MS M.302 fol.4v

Upper register:

Thomas à Becket: murdered before High Altar - Three soldiers, wearing armor, armed with three swords and two shields, attack Thomas à Becket, wearing vestments.  One soldier strikes head of Thomas.  He kneels with hands raised beside draped altar behind which is Chaplain Grim, holding cross-staff in right hand.  Lamp above altar hangs from architectural frame.

Scene is flanked by bishop, wearing miter and vestments, possibly Oswald of York, right hand raised, holding model of church in draped left hand, and Apostle Paul, pearled nimbus, holding book in left hand and sword in right hand.

Lower register:

Bishop, possibly Oswald of York, wearing miter and vestments, right hand raised, holding staff in left hand, is seated on bench, feet on ram.  Beside him sits a tonsured abbot, possibly Ednoth of Ramsey, wearing vestments, holding crozier in right hand and open book with  pseudo-inscriptions in left hand on left knee, feet on bull.

They are flanked by Catherine of Alexandria, crowned, pearled nimbus, holding wheel in left hand, and Margaret of Antioch, crowned, pearled nimbus, holding book in draped left hand and cross-staff in right hand, standing on dragon.

All scenes and figures with patterned backgrounds decorated with rosettes and within architectural frame

This page of the Psalter is very unusual in that the subject matter is not Biblical. It pictures the legend of the founding of Ramsey Abbey and the subsequent naming of the Parish Church.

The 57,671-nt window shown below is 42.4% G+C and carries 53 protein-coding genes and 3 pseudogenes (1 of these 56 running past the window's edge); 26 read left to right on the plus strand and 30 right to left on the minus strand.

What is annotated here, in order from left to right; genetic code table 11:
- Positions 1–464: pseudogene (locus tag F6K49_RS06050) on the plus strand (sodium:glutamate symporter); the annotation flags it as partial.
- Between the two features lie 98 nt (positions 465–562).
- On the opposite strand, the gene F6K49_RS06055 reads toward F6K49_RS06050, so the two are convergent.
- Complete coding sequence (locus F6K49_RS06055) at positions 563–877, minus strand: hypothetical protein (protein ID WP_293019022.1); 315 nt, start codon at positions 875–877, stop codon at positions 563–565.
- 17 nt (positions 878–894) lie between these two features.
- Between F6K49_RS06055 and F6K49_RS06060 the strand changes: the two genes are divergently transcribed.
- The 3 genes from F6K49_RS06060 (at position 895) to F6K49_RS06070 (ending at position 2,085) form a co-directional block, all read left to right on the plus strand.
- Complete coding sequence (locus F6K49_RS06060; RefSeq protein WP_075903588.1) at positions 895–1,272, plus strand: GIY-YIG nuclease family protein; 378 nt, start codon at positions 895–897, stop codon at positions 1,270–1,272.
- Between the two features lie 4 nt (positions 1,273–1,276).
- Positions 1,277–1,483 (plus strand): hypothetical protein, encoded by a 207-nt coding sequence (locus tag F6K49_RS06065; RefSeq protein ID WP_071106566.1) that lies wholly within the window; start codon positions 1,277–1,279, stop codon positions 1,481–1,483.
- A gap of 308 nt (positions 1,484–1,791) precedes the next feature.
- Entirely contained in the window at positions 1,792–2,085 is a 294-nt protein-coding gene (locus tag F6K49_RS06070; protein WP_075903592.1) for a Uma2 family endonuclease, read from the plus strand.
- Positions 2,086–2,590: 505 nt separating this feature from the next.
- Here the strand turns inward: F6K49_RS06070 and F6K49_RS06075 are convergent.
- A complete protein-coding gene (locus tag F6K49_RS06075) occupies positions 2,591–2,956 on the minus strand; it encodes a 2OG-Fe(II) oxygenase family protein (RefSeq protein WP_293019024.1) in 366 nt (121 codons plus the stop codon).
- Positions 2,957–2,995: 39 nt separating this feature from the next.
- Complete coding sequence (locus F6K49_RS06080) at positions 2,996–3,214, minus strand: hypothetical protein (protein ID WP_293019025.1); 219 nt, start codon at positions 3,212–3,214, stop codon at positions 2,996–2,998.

The upper section shows the four knights striking down Henry’s "turbulent priest" Thomas a Becket in the year 1170 AD. The murder shocked Christendom, Thomas was canonised three years later and gained a wide following.

When the hospital of the Abbey was converted to become the Parish Church, around the year 1210, it was dedicated to St. Thomas of Canterbury.

On the right hand side is a figure of St. Paul and on the left hand side a Bishop holding a model of a church. (Ramsey Church perhaps?).

The lower section shows seated, with his feet on a ram, Archbishop Oswald of York, one of the founders of the Abbey. Also seated is the first elected Abbot, Ednoth. The Abbot has his feet on a bull recalling the miraculous dream in which St. Benedict directed Duke Ailwyn, co—founder and benefactor, "To build an altar with a house for guests on the spot where he observed a bull upon rising, to strike the earth with his right foot"

The Abbey was dedicated to The Virgin Mary, to St. Benedict and to all Holy Virgins. The Holy Virgins are represented in the miniature by St. Catherine to the left and St. Margaret to the right, both Saints being martyrs from early Roman times.

The Abbey’s foundation followed the closure of two of the three religious houses in East Northamptonshire, probably in order to spread the influence and control of the Church into Huntingdonshire, where there had previously been no representation.

The Ramsey Abbey Heritage Group, June 1989.  (Ref 14)

 

Reproduced with kind permission of the Pierpont Morgan Library, New York. MS M.302 fol. 4v

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